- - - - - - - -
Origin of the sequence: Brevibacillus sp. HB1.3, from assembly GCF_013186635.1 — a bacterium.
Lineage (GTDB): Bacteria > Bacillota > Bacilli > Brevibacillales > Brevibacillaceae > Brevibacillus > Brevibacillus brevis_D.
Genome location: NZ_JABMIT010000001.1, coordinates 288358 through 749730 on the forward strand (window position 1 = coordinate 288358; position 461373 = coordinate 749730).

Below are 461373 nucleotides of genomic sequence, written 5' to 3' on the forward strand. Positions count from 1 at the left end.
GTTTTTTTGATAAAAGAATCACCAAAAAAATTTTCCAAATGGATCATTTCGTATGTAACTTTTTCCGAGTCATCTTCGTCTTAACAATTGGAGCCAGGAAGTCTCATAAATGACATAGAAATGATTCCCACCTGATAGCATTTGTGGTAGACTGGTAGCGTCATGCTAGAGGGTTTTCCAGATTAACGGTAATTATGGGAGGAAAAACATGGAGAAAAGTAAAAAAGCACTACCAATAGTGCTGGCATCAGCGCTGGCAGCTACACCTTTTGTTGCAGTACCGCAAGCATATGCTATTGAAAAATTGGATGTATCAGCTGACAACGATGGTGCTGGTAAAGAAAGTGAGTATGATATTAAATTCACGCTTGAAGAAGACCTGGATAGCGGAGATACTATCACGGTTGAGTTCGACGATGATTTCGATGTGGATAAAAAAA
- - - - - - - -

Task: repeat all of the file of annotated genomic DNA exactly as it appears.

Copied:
Origin of the sequence: Brevibacillus sp. HB1.3, from assembly GCF_013186635.1 — a bacterium.
Lineage (GTDB): Bacteria > Bacillota > Bacilli > Brevibacillales > Brevibacillaceae > Brevibacillus > Brevibacillus brevis_D.
Genome location: NZ_JABMIT010000001.1, coordinates 288358 through 749730 on the forward strand (window position 1 = coordinate 288358; position 461373 = coordinate 749730).

Below are 461373 nucleotides of genomic sequence, written 5' to 3' on the forward strand. Positions count from 1 at the left end.
GTTTTTTTGATAAAAGAATCACCAAAAAAATTTTCCAAATGGATCATTTCGTATGTAACTTTTTCCGAGTCATCTTCGTCTTAACAATTGGAGCCAGGAAGTCTCATAAATGACATAGAAATGATTCCCACCTGATAGCATTTGTGGTAGACTGGTAGCGTCATGCTAGAGGGTTTTCCAGATTAACGGTAATTATGGGAGGAAAAACATGGAGAAAAGTAAAAAAGCACTACCAATAGTGCTGGCATCAGCGCTGGCAGCTACACCTTTTGTTGCAGTACCGCAAGCATATGCTATTGAAAAATTGGATGTATCAGCTGACAACGATGGTGCTGGTAAAGAAAGTGAGTATGATATTAAATTCACGCTTGAAGAAGACCTGGATAGCGGAGATACTATCACGGTTGAGTTCGACGATGATTTCGATGTGGATAAAAAAA